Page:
Groundhogs aren’t a fan of all vegetables.

They particularly dislike garlic because of its pungent and overpowering smell. Grow garlic in our garden, or sprinkle them around areas where you’ve noticed groundhog activity. In time, they might learn to stay away from your garden or leave altogether.

We don’t recommend this method if you have a dog. Garlic is poisonous to them.

5. Pepper

Using pepper as a repellent is a particularly vicious and effective method of groundhog control.

Just like pepper is irritating our eyes and noses, they can be just as bad for rodents, if not worse, because of their keen sense of smell.

Get a spray bottle with some chopped up or ground pepper, add water, and spray their habitat and stomping ground routinely to get the most of this method.

How do you get rid of groundhogs with ammonia?

Ammonia is also a particularly great gatekeeper for groundhogs.

Placing an ammonia-soaked rag at the entrance of their home or your garden is a great keep-away sign. Talcum powder is a great alternative to ammonia.

  • Attacking their homes

If you have a serious infestation on your hand and are looking to drive them away, targeting a groundhog burrow is an effective strategy.

  • Flooding the ground

Groundhogs like to dig their burrows in dry dirt and avoid wet environments.

You can take advantage of their dislike and make their den and the surrounding areas uninhabitable by flooding it. They will leave your garden or property and look for drier grounds to set up new burrows.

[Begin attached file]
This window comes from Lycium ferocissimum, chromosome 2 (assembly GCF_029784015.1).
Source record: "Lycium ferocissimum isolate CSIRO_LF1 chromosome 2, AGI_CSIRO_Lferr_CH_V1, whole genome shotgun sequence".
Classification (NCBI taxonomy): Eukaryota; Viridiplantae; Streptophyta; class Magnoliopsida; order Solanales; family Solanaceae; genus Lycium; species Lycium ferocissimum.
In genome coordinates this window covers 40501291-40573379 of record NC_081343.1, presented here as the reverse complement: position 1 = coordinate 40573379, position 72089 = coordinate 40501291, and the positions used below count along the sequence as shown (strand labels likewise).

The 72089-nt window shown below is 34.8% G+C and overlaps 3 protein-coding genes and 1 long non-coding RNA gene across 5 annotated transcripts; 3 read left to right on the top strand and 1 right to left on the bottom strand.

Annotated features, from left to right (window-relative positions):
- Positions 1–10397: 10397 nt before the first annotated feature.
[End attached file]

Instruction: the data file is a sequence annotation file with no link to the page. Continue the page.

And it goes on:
This strategy is not exactly full-proof as if you’re dealing with an infestation during summer, you might have to continuously flood their den and keep your ground to keep the groundhog away permanently.

  • Fumigation

This strategy sees you going full offensive on the groundhogs and their burrows. You deploy fumigation canisters usually available at a local pest control center or home supply center and asphyxiate the groundhogs in their burrows. The canisters contain lethal doses of carbon monoxide, and they’re a sure-fire way to get rid of them.

For the canisters to be really effective, you want to deploy them when they’re in their burrows and block all entrances. Plug all holes until you see almost no smoke escaping and wait them out.

Make sure to follow the instructions attached to the canisters, cover your nose, and keep all fire away from the holes and gas when you’re using them.

  • Agricultural lime

Spread some agricultural lime you’ve sourced from a local supplies store and sprinkle it at the entrance of a groundhog burrow entrance. It will burn the groundhog feet each time they try to enter or leave their home. You can also spray it around food they have a habit of eating. This should drive them away with enough time.

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What are Groundhogs scared of?